We “attribute” our failures to, for example, bad luck. The reasons we all give for such failures are of course, varied, but might include any of the following:
- bad luck
- lack of effort
- other people’s fault
- lack of ability
These greatly affect our subsequent confidence, motivation, emotions, and performance. That said, it isn’t the actual reason that directly affects us. It’s how we think about that reason that holds the key.
Here’s an example. Let’s say I messed up today in one aspect of my daily role at work. I might think about why I messed up and conclude: “I’m just no good at this.” So far, fair enough. But, as is often the case, let’s say my thinking develops to “and it’s never going to change”, followed by “and this affects all parts of my work and life”, followed finally by “of course, I’m the only person this ever happens to.”
It’s easy to see how this sort of thinking isn’t helpful, but it’s all too common. If we try to pick apart this scenario, the initial problem has been attributed to some lack of ability. In attribution terms, we’d say this is an uncontrollable attribution. If we accept that ability is fairly fixed at any particular time-point, then this means something that’s not readily amenable to change. This in itself is a de-motivator, but it’s what happens next that’s the real problem.
Even if this attribution is a true reflection of reality, the problem arises when the person starts to generalise this uncontrollable attribution. So, when this attribution is followed by “and it’s never going to change”, this person is generalising this one attribution to all future events. Things are going downhill.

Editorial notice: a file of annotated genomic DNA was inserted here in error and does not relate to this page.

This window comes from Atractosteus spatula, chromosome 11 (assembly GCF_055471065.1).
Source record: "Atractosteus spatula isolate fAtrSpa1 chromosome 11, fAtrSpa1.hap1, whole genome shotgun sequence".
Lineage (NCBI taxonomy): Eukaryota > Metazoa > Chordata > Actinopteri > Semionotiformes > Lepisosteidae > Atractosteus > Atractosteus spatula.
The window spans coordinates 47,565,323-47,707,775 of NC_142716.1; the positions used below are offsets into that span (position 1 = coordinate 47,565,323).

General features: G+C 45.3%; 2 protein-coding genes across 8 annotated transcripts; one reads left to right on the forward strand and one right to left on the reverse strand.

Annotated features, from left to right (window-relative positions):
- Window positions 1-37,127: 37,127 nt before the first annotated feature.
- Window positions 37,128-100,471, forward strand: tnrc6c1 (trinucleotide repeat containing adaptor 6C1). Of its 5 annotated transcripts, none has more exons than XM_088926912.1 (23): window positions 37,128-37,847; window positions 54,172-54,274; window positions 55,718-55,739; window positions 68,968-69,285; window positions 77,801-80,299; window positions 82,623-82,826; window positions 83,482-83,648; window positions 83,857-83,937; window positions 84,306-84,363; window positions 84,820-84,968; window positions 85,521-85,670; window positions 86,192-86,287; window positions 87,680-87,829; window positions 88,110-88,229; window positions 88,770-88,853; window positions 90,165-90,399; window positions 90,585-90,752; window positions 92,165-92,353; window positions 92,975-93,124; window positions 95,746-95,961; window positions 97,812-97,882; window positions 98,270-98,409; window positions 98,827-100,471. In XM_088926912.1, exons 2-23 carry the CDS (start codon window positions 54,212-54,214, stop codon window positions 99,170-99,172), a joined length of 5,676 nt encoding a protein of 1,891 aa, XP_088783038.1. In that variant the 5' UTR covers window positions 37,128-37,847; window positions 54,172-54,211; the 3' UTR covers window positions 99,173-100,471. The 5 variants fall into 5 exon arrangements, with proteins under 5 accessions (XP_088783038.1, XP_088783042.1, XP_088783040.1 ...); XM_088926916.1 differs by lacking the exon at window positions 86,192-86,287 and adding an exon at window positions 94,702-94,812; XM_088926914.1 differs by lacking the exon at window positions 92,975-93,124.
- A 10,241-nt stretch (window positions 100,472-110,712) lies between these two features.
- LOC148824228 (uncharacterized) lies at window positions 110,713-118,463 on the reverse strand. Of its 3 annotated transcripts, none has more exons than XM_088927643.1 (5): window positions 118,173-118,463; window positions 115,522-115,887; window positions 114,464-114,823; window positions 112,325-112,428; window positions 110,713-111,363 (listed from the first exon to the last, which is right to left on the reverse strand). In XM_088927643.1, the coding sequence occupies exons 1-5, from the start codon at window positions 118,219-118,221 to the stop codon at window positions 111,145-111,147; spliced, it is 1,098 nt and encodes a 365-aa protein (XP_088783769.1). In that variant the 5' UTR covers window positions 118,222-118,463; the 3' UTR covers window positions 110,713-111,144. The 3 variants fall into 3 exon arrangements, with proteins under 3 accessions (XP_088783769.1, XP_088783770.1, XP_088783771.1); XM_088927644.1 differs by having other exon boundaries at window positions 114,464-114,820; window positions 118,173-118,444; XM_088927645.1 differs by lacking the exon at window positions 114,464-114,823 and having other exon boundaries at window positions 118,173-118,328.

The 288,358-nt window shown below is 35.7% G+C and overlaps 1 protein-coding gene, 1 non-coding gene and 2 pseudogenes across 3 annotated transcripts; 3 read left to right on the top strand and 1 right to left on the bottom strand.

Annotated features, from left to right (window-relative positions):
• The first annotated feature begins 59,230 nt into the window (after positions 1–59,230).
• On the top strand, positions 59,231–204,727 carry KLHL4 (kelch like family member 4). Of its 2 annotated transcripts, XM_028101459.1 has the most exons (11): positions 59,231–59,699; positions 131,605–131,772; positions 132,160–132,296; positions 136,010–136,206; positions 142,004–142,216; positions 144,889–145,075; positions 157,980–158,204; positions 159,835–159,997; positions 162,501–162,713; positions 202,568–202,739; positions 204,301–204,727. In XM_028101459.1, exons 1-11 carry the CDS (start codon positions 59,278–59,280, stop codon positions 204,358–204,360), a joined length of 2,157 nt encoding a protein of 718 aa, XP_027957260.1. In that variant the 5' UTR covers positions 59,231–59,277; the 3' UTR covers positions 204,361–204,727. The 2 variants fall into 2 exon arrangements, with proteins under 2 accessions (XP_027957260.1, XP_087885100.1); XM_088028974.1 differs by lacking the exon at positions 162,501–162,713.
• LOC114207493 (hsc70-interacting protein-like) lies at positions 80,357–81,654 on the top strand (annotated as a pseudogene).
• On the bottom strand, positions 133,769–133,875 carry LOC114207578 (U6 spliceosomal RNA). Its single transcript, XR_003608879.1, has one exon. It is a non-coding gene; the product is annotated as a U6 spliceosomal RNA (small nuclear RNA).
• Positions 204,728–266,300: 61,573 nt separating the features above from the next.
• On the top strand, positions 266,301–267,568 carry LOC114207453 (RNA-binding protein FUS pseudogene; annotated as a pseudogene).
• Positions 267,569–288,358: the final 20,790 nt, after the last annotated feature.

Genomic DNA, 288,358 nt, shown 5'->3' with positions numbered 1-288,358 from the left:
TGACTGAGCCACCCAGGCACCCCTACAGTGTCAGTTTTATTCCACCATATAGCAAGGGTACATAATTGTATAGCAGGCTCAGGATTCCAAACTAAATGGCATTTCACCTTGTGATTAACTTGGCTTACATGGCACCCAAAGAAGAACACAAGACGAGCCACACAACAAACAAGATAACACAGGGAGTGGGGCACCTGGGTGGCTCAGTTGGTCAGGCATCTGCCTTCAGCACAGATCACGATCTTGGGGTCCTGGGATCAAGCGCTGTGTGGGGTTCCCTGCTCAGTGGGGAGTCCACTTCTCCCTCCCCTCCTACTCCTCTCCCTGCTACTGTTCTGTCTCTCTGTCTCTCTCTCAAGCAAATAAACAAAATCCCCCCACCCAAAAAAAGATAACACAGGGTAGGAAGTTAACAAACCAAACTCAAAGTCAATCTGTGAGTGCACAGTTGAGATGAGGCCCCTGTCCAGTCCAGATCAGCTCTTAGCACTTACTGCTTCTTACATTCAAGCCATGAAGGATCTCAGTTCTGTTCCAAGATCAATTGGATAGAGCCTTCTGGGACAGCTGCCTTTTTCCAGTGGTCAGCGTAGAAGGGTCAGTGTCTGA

But things get even worse when the person starts generalising this lack of ability in this one specific area of performance to other areas, saying “and this affects all parts of my work and my life”.
The final nail in the coffin comes when the person closes ranks and takes on the mistaken belief that this is a unique personal flaw, claiming “of course, I’m the only person this ever happens to.”
So, what can we do to combat this thinking?
Become Your Own Psychologist
First, you’ll need to learn to recognise these patterns of thinking. Next time something goes wrong, pay close attention to your thoughts. So, let’s say, after the initial disappointment, you think that you really didn’t put much effort into the task, then this is your initial attribution.
Now, think, is this attribution something controllable or uncontrollable. Since one can easily put in more or less effort, we’d consider this a “controllable” attribution—the amount of effort you put in could change.
Next, are you generalising this instance of underperformance to the future? If so, you need to think whether this is really true (hint: it’s not!). Just because you didn’t try hard enough today, things could be different next time.
Next, are you generalising this instance of underperformance to other situations? If so, you need to think whether this is really true (hint: again, it’s not!). Just because you didn’t try hard enough in this specific aspect of your performance, you’ll no doubt be able to think of plenty of other situations in which you tried really hard and got your rewards.
Finally, are you telling yourself that this instance of underperformance is unique to you? If so, you need to think whether this is really true (hint: again, it’s almost certainly not!). There will be plenty of examples of other people who underperformed due to lack of effort, so this really is a common issue, but one we can change!
I’ve seen this sort of thinking in high performers in many different domains. It’s always a real eye opener to hear about this develops and how it can be combatted. We’ve also demonstrated the power of this thinking in our lab, and I’ve spoken about it in academic and non-academic settings.
If you’d like to hear more, then my interview for BBC Radio 4’s All in the Mind is an easy listen.
For a slightly different take on our performance spirals work focusing on the impact of rivals, my brief interview with US National Public Radio is a fun listen.